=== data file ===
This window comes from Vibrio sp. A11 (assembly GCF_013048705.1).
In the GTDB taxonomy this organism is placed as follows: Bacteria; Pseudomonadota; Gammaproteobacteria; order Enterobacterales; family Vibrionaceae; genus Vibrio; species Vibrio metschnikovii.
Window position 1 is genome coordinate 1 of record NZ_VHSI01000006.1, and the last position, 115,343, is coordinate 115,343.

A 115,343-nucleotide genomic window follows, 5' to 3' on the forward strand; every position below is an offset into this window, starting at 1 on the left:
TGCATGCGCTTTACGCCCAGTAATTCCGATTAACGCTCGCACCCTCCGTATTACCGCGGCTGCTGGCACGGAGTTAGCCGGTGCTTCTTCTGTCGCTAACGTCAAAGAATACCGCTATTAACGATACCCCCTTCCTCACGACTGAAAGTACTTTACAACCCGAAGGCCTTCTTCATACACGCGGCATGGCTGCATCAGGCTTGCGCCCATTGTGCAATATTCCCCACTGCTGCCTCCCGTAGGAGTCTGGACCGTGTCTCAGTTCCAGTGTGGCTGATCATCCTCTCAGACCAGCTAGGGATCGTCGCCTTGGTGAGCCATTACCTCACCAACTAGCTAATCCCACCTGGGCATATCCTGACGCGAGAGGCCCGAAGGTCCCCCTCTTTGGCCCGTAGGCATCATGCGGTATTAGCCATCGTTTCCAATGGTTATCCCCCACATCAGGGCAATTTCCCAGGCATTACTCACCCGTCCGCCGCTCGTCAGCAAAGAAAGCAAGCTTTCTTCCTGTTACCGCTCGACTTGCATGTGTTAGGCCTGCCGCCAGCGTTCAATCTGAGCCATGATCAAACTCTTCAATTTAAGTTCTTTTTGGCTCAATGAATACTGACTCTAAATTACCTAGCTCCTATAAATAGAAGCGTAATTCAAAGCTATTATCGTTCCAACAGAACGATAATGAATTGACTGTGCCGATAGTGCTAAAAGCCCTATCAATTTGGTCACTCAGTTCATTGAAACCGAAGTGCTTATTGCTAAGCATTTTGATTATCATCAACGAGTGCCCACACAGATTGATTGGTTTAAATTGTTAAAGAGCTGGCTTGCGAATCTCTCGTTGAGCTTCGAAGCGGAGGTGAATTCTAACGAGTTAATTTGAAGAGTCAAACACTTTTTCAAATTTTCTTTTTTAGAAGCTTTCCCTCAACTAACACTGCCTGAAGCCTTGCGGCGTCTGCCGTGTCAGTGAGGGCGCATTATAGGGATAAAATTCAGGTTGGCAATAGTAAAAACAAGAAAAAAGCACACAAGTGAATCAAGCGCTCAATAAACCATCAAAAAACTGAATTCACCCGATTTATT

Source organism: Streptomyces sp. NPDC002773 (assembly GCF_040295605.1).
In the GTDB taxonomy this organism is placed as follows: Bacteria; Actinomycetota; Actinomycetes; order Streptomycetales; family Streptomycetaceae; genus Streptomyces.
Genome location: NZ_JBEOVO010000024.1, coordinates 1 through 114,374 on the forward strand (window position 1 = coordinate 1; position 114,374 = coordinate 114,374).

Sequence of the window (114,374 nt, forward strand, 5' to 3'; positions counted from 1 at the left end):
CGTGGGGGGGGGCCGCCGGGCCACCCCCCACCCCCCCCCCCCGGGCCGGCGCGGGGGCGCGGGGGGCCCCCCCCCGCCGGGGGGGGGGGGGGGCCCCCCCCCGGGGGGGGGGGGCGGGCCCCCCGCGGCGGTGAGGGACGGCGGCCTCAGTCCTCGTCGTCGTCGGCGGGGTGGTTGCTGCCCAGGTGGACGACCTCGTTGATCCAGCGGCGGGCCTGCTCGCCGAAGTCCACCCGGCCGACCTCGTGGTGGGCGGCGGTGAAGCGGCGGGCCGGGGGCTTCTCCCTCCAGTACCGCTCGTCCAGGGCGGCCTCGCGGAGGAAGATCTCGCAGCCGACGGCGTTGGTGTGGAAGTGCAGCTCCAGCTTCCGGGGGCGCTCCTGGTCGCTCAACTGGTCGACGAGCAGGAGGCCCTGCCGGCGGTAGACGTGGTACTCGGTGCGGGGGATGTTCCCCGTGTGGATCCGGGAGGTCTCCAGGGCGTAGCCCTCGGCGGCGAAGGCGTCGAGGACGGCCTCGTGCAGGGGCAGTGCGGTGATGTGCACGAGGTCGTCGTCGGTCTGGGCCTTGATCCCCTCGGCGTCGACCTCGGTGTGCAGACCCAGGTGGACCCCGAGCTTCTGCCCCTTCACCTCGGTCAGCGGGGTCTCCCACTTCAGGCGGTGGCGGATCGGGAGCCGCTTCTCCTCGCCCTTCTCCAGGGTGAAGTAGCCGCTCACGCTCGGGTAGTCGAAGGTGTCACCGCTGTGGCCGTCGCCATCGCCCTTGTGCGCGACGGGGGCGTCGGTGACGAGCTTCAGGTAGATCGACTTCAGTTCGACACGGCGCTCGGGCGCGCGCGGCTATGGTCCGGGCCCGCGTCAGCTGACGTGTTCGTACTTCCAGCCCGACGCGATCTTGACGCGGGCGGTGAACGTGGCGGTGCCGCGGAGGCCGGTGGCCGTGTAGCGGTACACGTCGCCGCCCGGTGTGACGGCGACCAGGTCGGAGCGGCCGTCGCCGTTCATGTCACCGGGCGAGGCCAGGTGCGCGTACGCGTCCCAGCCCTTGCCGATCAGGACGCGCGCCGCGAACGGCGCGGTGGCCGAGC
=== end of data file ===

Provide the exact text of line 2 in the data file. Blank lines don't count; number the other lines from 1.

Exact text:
In the GTDB taxonomy this organism is placed as follows: Bacteria; Pseudomonadota; Gammaproteobacteria; order Enterobacterales; family Vibrionaceae; genus Vibrio; species Vibrio metschnikovii.